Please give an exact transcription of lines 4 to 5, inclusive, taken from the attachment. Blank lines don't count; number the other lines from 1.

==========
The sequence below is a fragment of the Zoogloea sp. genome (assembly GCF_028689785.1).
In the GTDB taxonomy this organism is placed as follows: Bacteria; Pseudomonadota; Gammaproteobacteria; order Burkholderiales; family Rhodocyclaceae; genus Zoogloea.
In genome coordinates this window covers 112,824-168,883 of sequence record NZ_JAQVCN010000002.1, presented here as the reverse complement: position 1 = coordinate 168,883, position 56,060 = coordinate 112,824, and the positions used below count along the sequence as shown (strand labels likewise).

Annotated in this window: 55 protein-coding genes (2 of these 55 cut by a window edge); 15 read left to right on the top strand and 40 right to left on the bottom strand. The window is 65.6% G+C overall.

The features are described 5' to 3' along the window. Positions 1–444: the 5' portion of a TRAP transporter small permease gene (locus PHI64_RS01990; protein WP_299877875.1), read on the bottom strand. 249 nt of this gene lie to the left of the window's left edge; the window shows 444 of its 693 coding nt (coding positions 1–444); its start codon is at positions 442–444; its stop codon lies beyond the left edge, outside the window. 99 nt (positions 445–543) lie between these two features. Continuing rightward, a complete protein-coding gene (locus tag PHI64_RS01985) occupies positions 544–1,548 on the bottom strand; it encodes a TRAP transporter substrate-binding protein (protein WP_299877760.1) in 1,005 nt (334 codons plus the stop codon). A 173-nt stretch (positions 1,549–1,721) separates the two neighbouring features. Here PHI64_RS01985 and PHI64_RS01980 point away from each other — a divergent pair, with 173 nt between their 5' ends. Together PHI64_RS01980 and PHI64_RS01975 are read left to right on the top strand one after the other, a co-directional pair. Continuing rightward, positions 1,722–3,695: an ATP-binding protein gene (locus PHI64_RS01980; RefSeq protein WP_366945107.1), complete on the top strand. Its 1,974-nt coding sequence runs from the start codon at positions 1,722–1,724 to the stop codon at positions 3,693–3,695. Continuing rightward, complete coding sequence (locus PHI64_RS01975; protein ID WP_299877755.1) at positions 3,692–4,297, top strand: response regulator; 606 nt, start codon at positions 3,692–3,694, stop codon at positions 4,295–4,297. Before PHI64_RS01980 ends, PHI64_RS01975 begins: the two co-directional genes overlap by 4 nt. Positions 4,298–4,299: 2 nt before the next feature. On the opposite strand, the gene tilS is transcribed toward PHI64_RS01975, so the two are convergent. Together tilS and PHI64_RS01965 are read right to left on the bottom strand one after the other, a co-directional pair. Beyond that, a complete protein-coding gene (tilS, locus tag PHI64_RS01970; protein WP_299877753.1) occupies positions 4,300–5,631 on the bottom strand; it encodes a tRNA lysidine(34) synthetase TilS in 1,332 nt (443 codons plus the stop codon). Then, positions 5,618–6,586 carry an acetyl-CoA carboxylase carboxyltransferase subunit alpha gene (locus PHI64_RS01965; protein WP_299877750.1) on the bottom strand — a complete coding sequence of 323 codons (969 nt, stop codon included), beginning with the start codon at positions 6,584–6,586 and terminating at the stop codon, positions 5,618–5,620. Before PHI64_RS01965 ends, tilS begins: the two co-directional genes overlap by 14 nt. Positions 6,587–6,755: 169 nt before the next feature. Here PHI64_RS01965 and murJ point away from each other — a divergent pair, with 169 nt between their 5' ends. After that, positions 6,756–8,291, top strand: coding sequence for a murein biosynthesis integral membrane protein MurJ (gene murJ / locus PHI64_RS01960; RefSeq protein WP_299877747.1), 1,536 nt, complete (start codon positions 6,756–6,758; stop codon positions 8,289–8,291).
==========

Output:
Annotated in this window: 55 protein-coding genes (2 of these 55 cut by a window edge); 15 read left to right on the top strand and 40 right to left on the bottom strand. The window is 65.6% G+C overall.

The features are described 5' to 3' along the window. Positions 1–444: the 5' portion of a TRAP transporter small permease gene (locus PHI64_RS01990; protein WP_299877875.1), read on the bottom strand. 249 nt of this gene lie to the left of the window's left edge; the window shows 444 of its 693 coding nt (coding positions 1–444); its start codon is at positions 442–444; its stop codon lies beyond the left edge, outside the window. 99 nt (positions 445–543) lie between these two features. Continuing rightward, a complete protein-coding gene (locus tag PHI64_RS01985) occupies positions 544–1,548 on the bottom strand; it encodes a TRAP transporter substrate-binding protein (protein WP_299877760.1) in 1,005 nt (334 codons plus the stop codon). A 173-nt stretch (positions 1,549–1,721) separates the two neighbouring features. Here PHI64_RS01985 and PHI64_RS01980 point away from each other — a divergent pair, with 173 nt between their 5' ends. Together PHI64_RS01980 and PHI64_RS01975 are read left to right on the top strand one after the other, a co-directional pair. Continuing rightward, positions 1,722–3,695: an ATP-binding protein gene (locus PHI64_RS01980; RefSeq protein WP_366945107.1), complete on the top strand. Its 1,974-nt coding sequence runs from the start codon at positions 1,722–1,724 to the stop codon at positions 3,693–3,695. Continuing rightward, complete coding sequence (locus PHI64_RS01975; protein ID WP_299877755.1) at positions 3,692–4,297, top strand: response regulator; 606 nt, start codon at positions 3,692–3,694, stop codon at positions 4,295–4,297. Before PHI64_RS01980 ends, PHI64_RS01975 begins: the two co-directional genes overlap by 4 nt. Positions 4,298–4,299: 2 nt before the next feature. On the opposite strand, the gene tilS is transcribed toward PHI64_RS01975, so the two are convergent. Together tilS and PHI64_RS01965 are read right to left on the bottom strand one after the other, a co-directional pair. Beyond that, a complete protein-coding gene (tilS, locus tag PHI64_RS01970; protein WP_299877753.1) occupies positions 4,300–5,631 on the bottom strand; it encodes a tRNA lysidine(34) synthetase TilS in 1,332 nt (443 codons plus the stop codon). Then, positions 5,618–6,586 carry an acetyl-CoA carboxylase carboxyltransferase subunit alpha gene (locus PHI64_RS01965; protein WP_299877750.1) on the bottom strand — a complete coding sequence of 323 codons (969 nt, stop codon included), beginning with the start codon at positions 6,584–6,586 and terminating at the stop codon, positions 5,618–5,620. Before PHI64_RS01965 ends, tilS begins: the two co-directional genes overlap by 14 nt. Positions 6,587–6,755: 169 nt before the next feature. Here PHI64_RS01965 and murJ point away from each other — a divergent pair, with 169 nt between their 5' ends. After that, positions 6,756–8,291, top strand: coding sequence for a murein biosynthesis integral membrane protein MurJ (gene murJ / locus PHI64_RS01960; RefSeq protein WP_299877747.1), 1,536 nt, complete (start codon positions 6,756–6,758; stop codon positions 8,289–8,291).